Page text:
We have been informed that a dear friend of ours, Pastor Victor, in the jungle is quite ill. He acquired malaria and since the government has not provided medications for years now, he had to be taken to town to get life saving medication. The canoe trip took about 10 days as there are no longer any mission planes allowed to fly in the area. He is now under doctors care but is suffering from complications of the malaria. Please pray for his recovery as the church in the village needs his leadership.
I am re-posting this article I had previously written about him.
Meet Simeon and Victor. These two men are Ye'kwana Christians. Victor is now the Pastor of the Good Hope Baptist Church and Simeon is a deacon at the same church. I would like to tell you about some of their zeal in sharing their faith with their tribesmen.
Victor and Simeon had decided to take the gospel to a small village far up in the mountains. This village was so resistant to outsiders, they had purposely chosen to live in a difficult to reach area of the jungle. Victor and Simeon have family members living in this village and both felt responsible with taking their family the knowledge of Christ which has so changed their own lives.
Both of these men were reached by missionaries with the gospel as children. They had eagerly awaited some 25 years for a missionary to return to their village as they were now adults and had the desire to learn more. Both men were able to read in their language, thanks to missionaries. They were able to read the New Testament in their own language, thanks to missionaries.
We were able to aid these two on their missions trip by giving them a lift in the Cessna to the closest airstrip to the village they intended to hike to. This allowed them to spend a few days preaching and teaching in the village with the airstrip as well, before heading to the more remote village.
From the village by the airstrip, the two men canoed for two days. At that point, they proceeded by foot, uphill, towards the village of their family members for another two days. For a non-indian, it would take at least three days.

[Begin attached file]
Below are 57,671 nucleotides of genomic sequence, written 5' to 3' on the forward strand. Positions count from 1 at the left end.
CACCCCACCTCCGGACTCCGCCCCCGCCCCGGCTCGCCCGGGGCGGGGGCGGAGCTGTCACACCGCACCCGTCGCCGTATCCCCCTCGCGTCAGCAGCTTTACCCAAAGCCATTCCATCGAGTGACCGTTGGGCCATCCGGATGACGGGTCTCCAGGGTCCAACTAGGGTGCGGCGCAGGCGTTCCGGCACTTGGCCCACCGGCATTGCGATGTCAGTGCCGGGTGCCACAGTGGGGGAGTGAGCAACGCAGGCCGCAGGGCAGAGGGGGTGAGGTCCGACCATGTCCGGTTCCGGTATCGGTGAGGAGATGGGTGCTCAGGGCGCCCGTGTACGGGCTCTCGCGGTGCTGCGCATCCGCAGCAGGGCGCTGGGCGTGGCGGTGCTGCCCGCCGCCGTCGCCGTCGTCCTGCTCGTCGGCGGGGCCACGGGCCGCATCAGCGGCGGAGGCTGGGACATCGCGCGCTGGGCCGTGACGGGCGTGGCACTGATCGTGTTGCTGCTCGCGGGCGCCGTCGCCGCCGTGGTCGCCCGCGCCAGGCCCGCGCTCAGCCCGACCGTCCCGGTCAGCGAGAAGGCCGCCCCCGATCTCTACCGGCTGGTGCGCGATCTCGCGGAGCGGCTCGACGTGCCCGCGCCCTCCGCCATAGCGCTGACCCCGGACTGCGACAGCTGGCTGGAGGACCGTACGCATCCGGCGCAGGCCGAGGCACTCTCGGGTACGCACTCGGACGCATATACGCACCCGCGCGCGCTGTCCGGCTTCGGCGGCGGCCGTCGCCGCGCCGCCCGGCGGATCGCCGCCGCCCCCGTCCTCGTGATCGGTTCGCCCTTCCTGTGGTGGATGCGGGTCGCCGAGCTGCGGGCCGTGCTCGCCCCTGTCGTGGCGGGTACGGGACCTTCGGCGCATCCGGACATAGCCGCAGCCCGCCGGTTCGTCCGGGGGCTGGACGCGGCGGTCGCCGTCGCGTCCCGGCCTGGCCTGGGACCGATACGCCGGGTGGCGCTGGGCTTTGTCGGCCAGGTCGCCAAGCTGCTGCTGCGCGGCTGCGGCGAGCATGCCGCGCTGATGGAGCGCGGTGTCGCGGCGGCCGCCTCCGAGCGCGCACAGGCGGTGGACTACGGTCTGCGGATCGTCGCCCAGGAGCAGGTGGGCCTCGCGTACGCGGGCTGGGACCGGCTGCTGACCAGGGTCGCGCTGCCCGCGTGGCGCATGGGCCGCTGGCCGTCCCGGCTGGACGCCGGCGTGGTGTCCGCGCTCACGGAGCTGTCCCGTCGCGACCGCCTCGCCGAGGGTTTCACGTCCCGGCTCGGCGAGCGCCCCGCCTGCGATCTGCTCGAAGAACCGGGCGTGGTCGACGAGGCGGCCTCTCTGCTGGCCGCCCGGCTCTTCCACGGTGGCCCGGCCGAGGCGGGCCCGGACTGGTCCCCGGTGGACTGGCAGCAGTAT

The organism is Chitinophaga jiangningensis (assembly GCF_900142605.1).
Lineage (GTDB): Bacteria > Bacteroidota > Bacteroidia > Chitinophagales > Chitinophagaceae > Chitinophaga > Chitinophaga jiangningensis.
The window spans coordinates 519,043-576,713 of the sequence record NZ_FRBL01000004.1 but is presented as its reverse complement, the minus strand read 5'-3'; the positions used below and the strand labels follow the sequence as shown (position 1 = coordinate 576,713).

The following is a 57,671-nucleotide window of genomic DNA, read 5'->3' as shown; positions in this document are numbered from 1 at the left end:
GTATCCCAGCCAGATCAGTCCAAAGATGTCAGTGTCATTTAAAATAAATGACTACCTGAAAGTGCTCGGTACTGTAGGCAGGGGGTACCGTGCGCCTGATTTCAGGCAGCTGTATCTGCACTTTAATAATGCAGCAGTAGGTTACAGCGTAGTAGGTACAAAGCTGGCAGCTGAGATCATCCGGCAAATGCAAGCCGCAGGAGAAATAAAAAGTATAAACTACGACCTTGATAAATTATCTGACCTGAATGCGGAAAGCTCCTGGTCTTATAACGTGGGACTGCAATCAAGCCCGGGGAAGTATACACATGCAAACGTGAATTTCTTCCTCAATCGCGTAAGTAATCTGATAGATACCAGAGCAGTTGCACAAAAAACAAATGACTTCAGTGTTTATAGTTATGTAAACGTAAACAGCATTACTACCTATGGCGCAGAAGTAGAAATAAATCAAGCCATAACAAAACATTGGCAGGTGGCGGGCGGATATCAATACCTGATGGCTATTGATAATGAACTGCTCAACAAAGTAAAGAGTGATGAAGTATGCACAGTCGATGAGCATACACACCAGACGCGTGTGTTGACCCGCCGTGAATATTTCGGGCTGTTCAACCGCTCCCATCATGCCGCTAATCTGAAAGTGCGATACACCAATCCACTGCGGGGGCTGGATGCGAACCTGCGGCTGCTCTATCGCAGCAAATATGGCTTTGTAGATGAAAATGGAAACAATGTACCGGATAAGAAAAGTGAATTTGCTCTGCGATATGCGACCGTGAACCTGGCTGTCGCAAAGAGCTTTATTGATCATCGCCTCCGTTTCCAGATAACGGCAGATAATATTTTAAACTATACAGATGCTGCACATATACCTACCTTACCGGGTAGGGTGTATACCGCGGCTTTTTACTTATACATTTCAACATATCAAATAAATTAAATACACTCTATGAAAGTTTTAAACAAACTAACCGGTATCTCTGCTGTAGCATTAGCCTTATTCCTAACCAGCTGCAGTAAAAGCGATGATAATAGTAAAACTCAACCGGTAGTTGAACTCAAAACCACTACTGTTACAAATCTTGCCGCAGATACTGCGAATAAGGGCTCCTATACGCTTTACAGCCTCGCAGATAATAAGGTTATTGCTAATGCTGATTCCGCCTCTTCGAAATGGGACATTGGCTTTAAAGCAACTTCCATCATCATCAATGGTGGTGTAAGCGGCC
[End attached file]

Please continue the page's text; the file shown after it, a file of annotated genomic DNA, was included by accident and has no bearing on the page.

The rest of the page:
Victor and Simeon found their family to be receptive and they were able to begin with some "pre-evangelism". This is the term we use to prepare an illiterate people with no understanding of the Bible for the gospel message. One must first begin by teaching through the Old Testament, to show our need for an atonement and redemption, leading up to the birth of Christ and His ministry here on earth. We call this the Chronological Bible Teaching . Basically, the goal is to help the "people walk backwards, in to the future".
After a month of daily teaching, the two Ye'kwana missionaries returned to the airstrip where there was a ham radio to allow for communication with us. We had planned to send the plane for them. Unfortunately, the Venezuelan government was not allowing us to fly at the time, by denying permits to purchase gasoline for the plane. This left Victor and Simeon stranded in the village for two more weeks. They used this time wisely by continuing with their teaching at the village.
After two weeks, they became concerned for their families left back in Chajudaña, who would be out of meat, and in need of hunters. The two decided to hike back home via an old hunting trail rarely used. By speaking with old timers, they received directions and were told it would take about three weeks to reach our village. The two set out into the jungle with no means of communication, no canoe, and only a machete and one shot gun with a few shells.
We eagerly awaited word of them. Finally they arrived. They had made a small rough raft on which they placed their hammocks, provisions, and weapons in order to keep them dry. They could not ride on the raft themselves or else it would sink. They were swimming along behind it and were very water logged! Both were very weak and had open sores on them from the rough trail and lack of nourishment, along with malaria!
They told us of the great joy they had in preaching to these villages that had never before heard the good news of the gospel. Believe it or not, they were anxious to return and preach more!
They had suffered hunger, sickness, and great discomfort, but they knew their suffering for a time here on earth would be worth it if they could reach some of their tribesmen for Christ. They also knew that Christ had suffered much more while bringing the message and way of Salvation to us all.
These two men may not look like missionaries to you, but they are the true un-sung heroes of the faith. No one will ever hear of them or their ministry. They will continue to be two indians from a small village in a small country. But they are the kind of men God uses to carry forth His word. They are akin to the men of the New Testament who went forth and spread the gospel so that, eventually , one day it reached ME!